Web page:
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SIGA2013: We are democracy, we are the government

Sandra Gaitan Tabuyo|

Four years ago it was pure utopia to think about an event around Open Government and its trends in Spain and Latin America. A group of young people came together and decided to create Fundación Sociedades Digitales (Digital Societies Foundation), a civil society organization focused on strengthening both public and private sector in the use of ICT and Open Government as a way of achieving new standards for public administration.

The first edition of the International Week on Open Government (SIGA) took place in 2010 in Buenos Aires, Argentina. For the very first time, national government officials joined businessmen, digital entrepreneurs, and OGov thinkers and doers to discuss ideas as well as alternatives to make them happen. An open forum for the debate had started. The networking around SIGA was essential for the first attempts of OGov implementations in Argentina, and the ideas rumbling in those days were translated into the first collaborative book on Open Government written in Spanish: ‘Open Government – Gobierno Abierto’.

Ever since 2010 the path has been of growth and expansion. If Open Government is government with the people, then we understood we had to be where “the people” is and empower them. So, this year the third edition of SIGA will face the challenge and embrace a whole week of activities in three different cities. Starting on June 3rd in Parana, province of Entre Rios, SIGA2013 will be officially opened by local minister of Communication and Culture, Pedro Baez. Governor of Entre Rios, Sergio Urribarri, stated early this year his conviction about “digital societies converging into a more true democracy.” He has valued the active listening as a way of involving in community concerns. “Open government makes me a better governor”, he said.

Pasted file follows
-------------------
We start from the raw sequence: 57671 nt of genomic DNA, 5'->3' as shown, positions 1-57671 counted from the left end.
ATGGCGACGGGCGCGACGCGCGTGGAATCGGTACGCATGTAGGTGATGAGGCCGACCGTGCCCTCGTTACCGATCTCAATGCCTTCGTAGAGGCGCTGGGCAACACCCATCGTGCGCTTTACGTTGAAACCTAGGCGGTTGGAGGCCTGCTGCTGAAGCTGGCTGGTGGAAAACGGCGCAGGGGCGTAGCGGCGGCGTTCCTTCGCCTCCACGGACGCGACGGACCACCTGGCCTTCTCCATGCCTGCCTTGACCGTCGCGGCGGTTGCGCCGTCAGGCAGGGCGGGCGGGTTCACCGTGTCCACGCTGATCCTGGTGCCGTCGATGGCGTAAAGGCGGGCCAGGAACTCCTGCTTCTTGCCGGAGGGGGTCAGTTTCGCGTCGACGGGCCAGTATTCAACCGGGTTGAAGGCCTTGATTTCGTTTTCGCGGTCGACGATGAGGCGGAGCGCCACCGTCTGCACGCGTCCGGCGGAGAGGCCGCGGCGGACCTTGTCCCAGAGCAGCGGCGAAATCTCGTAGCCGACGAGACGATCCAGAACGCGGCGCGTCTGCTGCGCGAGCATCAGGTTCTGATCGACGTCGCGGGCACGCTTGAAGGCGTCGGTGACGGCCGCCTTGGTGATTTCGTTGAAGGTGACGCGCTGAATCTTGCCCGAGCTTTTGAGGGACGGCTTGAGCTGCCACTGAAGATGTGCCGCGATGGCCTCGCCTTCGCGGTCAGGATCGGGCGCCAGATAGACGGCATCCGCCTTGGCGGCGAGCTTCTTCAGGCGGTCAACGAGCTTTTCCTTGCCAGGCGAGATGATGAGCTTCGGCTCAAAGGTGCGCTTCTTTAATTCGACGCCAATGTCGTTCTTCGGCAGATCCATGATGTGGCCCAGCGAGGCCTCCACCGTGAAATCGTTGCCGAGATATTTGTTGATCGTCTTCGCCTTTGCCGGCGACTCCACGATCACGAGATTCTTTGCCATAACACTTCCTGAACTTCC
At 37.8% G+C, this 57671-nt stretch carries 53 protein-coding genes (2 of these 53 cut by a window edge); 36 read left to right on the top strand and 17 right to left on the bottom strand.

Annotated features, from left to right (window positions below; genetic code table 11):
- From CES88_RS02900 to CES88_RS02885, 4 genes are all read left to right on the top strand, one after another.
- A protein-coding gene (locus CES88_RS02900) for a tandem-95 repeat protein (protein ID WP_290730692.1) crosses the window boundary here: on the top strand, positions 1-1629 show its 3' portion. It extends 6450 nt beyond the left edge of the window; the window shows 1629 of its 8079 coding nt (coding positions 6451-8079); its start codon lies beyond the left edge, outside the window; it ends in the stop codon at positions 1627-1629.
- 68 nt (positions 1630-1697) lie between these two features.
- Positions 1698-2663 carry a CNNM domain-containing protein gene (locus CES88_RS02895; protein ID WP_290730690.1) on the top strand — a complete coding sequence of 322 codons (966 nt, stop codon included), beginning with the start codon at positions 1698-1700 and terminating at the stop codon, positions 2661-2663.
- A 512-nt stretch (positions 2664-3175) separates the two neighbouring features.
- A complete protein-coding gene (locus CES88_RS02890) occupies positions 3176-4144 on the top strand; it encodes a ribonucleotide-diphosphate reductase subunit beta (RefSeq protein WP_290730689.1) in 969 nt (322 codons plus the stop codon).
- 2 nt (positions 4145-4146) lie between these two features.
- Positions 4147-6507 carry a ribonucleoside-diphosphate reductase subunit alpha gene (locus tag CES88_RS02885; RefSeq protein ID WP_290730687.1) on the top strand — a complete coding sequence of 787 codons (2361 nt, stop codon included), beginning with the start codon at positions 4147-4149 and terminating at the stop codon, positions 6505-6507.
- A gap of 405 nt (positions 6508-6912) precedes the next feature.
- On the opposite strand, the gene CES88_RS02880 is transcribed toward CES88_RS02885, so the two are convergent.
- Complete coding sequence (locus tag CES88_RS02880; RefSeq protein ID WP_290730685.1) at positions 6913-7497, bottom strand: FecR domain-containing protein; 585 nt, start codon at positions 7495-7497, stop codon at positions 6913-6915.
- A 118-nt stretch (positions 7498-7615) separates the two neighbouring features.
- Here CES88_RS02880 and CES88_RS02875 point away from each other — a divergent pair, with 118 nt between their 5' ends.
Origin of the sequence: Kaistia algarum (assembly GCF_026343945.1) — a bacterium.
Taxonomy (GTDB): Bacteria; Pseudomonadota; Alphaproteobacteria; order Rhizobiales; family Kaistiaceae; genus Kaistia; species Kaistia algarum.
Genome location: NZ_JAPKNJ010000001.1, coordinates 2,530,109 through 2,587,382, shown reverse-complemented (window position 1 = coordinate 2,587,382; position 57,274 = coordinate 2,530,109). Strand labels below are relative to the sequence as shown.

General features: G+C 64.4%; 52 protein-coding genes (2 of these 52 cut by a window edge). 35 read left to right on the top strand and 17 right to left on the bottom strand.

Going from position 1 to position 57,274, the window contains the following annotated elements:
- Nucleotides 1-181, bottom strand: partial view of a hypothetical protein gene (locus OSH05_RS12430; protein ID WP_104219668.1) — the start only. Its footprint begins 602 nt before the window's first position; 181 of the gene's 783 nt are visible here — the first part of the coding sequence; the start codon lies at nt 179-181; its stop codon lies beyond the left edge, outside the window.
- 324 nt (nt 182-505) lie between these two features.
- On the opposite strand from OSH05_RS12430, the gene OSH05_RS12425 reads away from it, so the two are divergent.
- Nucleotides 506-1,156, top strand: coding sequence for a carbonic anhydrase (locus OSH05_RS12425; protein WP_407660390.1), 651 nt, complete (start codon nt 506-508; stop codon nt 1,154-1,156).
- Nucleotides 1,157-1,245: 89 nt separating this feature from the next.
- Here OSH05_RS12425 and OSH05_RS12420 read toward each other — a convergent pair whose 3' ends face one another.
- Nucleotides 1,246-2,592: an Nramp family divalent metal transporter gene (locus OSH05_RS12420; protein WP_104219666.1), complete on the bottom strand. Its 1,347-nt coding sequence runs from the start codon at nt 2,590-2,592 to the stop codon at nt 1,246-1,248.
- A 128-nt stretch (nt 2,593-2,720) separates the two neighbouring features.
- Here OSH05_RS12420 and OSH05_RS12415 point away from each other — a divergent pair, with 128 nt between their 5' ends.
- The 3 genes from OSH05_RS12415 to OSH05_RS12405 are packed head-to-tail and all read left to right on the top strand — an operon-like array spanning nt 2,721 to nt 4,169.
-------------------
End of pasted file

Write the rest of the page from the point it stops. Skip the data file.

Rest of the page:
On June 4th SIGA will move a 100 miles south to Patagonia, to the city of Puerto Madryn in the province of Chubut. There, Governor Martin Buzzi has supported the event and hosted it with enthusiasm. “In Chubut we believe in an administration open to citizens, and in citizens committed to their own government”, he says, “We live Open Government as an action in progress.”

 “We can lead the debate through SIGA because we have all the voices we need to broaden the picture, always there and eager to participate”, said Fabricio Vagliente, president of the foundation. “Having prestigious political scientists as Oscar Oszlak in our panels and learn from them as we move on with different experiences on terrain is a privilege and an honor.”

Sebastián Lorenzo, one of Argentina’s pioneers on Open Government and creator of the SIGA, has always remarked the amazing profile Latin America has as a fertile soil for Open Government. “Administrations are responsive and create constant dialogue with their citizens,” he states to prove that the roads are opened from the cultural side of the challenge. “Open Government is the answer to a historic moment and there’s no way we can chose not to be part of it, but we can chose between leading or run after it”. “We chose to lead,” he concludes deeply convinced of being facing the construction of new paradigms.

SIGA2013 will end in Buenos Aires city, from June 5th, with three entire days of interesting topics, new debates, well-known voices and projections about the future around citizen participation, transparency, open data, open source software, technology and public administration, data journalism, and Internet governance. For us, SIGA is still a collaborative construction and we welcome it. We the young and crazy Latin-Americans who thought this was the change we were waiting for, have created a sanctuary where ideas run all over the place without permission, debates build up and take a stand, and the future starts every day. SIGA2013 Video: Twitter: @sdigitales

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